Chip Kelly is an interesting individual.
Since taking over the head coaching job at UCLA, there’s been a willingness for Kelly and his staff to go against the proverbial grain in a number of fields. Dating back to his days at Oregon, Kelly has stressed the importance of transcendent training techniques. This includes monitoring players’ sleep patterns as well as having them wear heart monitors on a daily basis.
Since coming to Westwood, Kelly has taken training methods a step further. Technological advances have allowed for UCLA coaches to track the average speed of each and every player. This isn’t done over a 40-yard stretch — but rather in bursts of short-area quickness. The team is seeing returns on this method of training, as sources indicate tangible process across the board in terms of collective team speed. A revamping of the training table has also improved to the point where it has a (roughly) $3 million budget. Players are given three packaged meals a day, and even have meals set aside for the weekends.
All of this makes sense logically. Football is often said to be a game of inches. Kelly is maximizing on the ability to differentiate in any way he can. By getting a slight edge in recovery or overall training, UCLA could outplay its expected potential for this ‘rebuilding’ year.
What might not make sense to the casual fan, or even the rabid football fan, is Kelly’s recent approach to recruiting. Recruiting is the lifeblood of any program. While possessing brilliant x’s and o’s is important, you also need the proverbial Jimmy’s and Joe’s.
As of early August, UCLA has offered only 50 prospects. For comparison’s sake, Tennessee had offered full athletic scholarships to 421(!) prospects in the 2019 class. Most schools host huge recruiting weekends throughout the spring and summer. This enables prospects the opportunity to work out in front of coaches in a camp-like setting. It also allows for the coaches and potential recruits to connect.
UCLA opted to have only one camp throughout the offseason. Kelly instead prioritizes one-on-one interactions with recruits opting to visit the campus.
In recent years, UCLA has been a school known for its recruiting prowess. When factoring in the combination of academics and location, it isn’t hard to lure top prospects to the school.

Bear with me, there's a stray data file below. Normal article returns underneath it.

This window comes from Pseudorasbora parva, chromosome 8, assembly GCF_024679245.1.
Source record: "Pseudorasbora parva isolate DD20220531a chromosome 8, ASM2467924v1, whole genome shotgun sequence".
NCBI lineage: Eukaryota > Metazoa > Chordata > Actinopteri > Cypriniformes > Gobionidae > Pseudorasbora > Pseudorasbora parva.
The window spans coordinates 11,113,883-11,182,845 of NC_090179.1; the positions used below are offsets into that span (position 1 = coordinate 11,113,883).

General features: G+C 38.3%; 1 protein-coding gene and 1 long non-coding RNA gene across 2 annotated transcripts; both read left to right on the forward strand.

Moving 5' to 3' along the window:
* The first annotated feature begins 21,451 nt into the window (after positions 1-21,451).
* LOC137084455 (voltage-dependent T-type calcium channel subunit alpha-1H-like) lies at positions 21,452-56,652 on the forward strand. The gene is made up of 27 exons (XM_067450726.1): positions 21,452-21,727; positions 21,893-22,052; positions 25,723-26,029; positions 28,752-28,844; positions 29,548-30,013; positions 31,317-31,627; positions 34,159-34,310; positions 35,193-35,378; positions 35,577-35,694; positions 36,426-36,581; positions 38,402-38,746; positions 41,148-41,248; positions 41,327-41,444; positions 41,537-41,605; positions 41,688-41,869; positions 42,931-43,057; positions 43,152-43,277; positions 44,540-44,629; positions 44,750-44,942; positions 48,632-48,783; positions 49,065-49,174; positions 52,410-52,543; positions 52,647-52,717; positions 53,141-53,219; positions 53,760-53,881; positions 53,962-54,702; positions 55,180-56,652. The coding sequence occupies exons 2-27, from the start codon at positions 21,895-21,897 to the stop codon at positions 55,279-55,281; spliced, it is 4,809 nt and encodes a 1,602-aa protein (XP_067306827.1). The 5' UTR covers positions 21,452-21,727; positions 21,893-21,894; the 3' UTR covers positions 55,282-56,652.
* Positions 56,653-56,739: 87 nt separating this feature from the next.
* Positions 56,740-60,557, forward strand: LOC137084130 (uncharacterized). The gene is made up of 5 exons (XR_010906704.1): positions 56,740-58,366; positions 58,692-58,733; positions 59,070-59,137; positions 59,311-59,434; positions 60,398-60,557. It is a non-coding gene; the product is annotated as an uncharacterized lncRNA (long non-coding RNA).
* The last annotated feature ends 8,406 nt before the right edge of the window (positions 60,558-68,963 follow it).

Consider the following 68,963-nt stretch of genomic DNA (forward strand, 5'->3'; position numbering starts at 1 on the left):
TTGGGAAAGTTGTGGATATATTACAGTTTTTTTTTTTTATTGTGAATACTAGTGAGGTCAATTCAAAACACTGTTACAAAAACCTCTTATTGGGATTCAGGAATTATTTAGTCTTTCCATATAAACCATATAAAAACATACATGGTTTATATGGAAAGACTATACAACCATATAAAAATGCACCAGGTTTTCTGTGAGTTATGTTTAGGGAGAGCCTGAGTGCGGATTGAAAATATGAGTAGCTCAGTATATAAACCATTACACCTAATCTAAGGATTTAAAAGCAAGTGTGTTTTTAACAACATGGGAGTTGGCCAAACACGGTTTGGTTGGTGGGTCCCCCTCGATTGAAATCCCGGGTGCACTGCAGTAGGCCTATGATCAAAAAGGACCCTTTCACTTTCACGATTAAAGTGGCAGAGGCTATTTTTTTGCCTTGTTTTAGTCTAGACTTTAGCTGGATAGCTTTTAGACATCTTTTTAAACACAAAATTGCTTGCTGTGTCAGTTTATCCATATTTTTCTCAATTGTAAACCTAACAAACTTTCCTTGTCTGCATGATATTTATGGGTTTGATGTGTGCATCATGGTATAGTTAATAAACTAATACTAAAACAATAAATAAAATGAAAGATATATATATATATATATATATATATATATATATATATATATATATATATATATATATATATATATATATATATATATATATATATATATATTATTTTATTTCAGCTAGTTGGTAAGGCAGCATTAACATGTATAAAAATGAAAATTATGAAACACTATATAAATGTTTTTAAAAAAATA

Many coaches recruit based upon ‘star lists’ created by various recruiting services. Though these lists are completely arbitrary and inexact, coaches will often prioritize 4 and 5-star recruits over those that are perceived to be developmental prospects. Traditionally, UCLA recruits at a top 10-to-20 level. It hasn’t necessarily led to high levels of success on the field, but there are more than a handful of ‘elite’ high school prospects currently on the roster.
As Kelly has said in multiple interviews, he doesn’t believe in the star system. This staff instead has its own criteria for what they look for in a desired athlete. In his opening interview with the school, Kelly remarked that football is a sport where “big people beat up little people.” His philosophy includes recruiting to a specific set of measurables rather than ‘star’ rankings. This has been seen in both the 2018 and ’19 classes. UCLA signed an inordinate amount of prospects who were at least 6-foot-4. Length, size, and speed are the three main hallmarks of a Kelly recruit from a physical standpoint.
However, there’s also the mental side of things. Before offering a recruit, Kelly and his staff do a full evaluation on character, academic standing, and everything in-between. As the No. 1-ranked public university in the country, UCLA’s stringent academic standards prevent the staff from pursuing any recruit deemed ‘borderline’ in terms of qualifying. Kelly won’t even bother recruiting such a prospect — as it wastes the time of both the staff and the prospect. A full sweep of social media accounts are done in order to gain insight into the prospect and his life.
Similar to how Chris Petersen employs the “OKG” mantra at Washington (Our Kind of Guy), Kelly has a certain set of standards as to how he recruits. Kelly compiled a 46-7 record during his four-year run at Oregon. He didn’t have rosters chock-full of big-time recruits. Instead, he sprinkled those elite prospects within a roster of hard-nosed, tough, high-character athletes. At UCLA, he’ll be afforded the opportunity to get a higher level of recruit — though that term is all relative to Kelly.
As of August 6th, UCLA has only seven verbal commitments. All of them are considered 3-star prospects (per 247 Sports). Again for comparison’s sake, Texas A&M currently has 24 verbal pledges. Ole Miss has an astounding 26 commitments.
Kelly has been somewhat criticized for having a lack of fervor as it pertains to recruiting. On the surface, having only seven commitments may play into this narrative. With that said, Kelly is simply being methodical. He’s creating an environment in which garnering a UCLA offer has merit. For some SEC schools, an offer is akin to getting a piece of junk mail. They’re thrown around so liberally, that it’s essentially just another opportunity for a recruit to announce the verbal offer on Twitter.
— Kejuan Markham (@kejuan_markham) August 2, 2018
The following questions persist: Is Kelly arrogant to the point where he feels he can fit in any recruit to run his system successfully? Or, is this a calculated ploy to be both thorough and methodical?
Kelly and his staff did come on late in relation to other staffs that have been recruiting 2019 prospects for years. It could be a situation in which Kelly wants to see some game film from the high school season before unloading more offers.
However, it appears clear that Kelly is betting a good amount of money on himself to close strongly. As was the case at Oregon, his vaunted player development skills will undoubtedly be put to the test here at UCLA as well.
Image Sources: Kirby Lee/USA TODAY Sports, Jayne Kamin-Oncea-USA TODAY Sports